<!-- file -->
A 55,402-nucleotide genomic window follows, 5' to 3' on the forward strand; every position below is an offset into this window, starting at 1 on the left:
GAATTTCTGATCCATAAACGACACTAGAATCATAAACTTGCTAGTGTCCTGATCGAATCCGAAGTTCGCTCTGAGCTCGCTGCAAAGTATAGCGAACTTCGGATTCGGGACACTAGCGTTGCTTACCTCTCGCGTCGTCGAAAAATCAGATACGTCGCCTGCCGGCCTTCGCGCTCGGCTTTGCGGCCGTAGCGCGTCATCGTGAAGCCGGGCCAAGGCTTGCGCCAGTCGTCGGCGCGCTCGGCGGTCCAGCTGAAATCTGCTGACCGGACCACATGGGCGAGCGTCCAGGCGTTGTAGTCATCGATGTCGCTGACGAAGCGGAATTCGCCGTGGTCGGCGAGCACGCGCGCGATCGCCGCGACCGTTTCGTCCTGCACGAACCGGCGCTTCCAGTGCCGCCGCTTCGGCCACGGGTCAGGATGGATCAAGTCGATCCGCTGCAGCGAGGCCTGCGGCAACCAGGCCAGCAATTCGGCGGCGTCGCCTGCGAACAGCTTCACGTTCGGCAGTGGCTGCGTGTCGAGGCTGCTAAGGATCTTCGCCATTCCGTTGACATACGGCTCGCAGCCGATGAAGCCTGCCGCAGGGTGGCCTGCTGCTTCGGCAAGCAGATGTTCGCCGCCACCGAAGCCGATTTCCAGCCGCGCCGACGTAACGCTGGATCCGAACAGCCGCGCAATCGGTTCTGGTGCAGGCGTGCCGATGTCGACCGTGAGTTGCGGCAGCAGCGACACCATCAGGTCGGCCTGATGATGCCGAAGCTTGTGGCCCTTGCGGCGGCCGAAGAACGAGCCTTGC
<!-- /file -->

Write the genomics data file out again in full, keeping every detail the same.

A 55,402-nucleotide genomic window follows, 5' to 3' on the forward strand; every position below is an offset into this window, starting at 1 on the left:
GAATTTCTGATCCATAAACGACACTAGAATCATAAACTTGCTAGTGTCCTGATCGAATCCGAAGTTCGCTCTGAGCTCGCTGCAAAGTATAGCGAACTTCGGATTCGGGACACTAGCGTTGCTTACCTCTCGCGTCGTCGAAAAATCAGATACGTCGCCTGCCGGCCTTCGCGCTCGGCTTTGCGGCCGTAGCGCGTCATCGTGAAGCCGGGCCAAGGCTTGCGCCAGTCGTCGGCGCGCTCGGCGGTCCAGCTGAAATCTGCTGACCGGACCACATGGGCGAGCGTCCAGGCGTTGTAGTCATCGATGTCGCTGACGAAGCGGAATTCGCCGTGGTCGGCGAGCACGCGCGCGATCGCCGCGACCGTTTCGTCCTGCACGAACCGGCGCTTCCAGTGCCGCCGCTTCGGCCACGGGTCAGGATGGATCAAGTCGATCCGCTGCAGCGAGGCCTGCGGCAACCAGGCCAGCAATTCGGCGGCGTCGCCTGCGAACAGCTTCACGTTCGGCAGTGGCTGCGTGTCGAGGCTGCTAAGGATCTTCGCCATTCCGTTGACATACGGCTCGCAGCCGATGAAGCCTGCCGCAGGGTGGCCTGCTGCTTCGGCAAGCAGATGTTCGCCGCCACCGAAGCCGATTTCCAGCCGCGCCGACGTAACGCTGGATCCGAACAGCCGCGCAATCGGTTCTGGTGCAGGCGTGCCGATGTCGACCGTGAGTTGCGGCAGCAGCGACACCATCAGGTCGGCCTGATGATGCCGAAGCTTGTGGCCCTTGCGGCGGCCGAAGAACGAGCCTTGC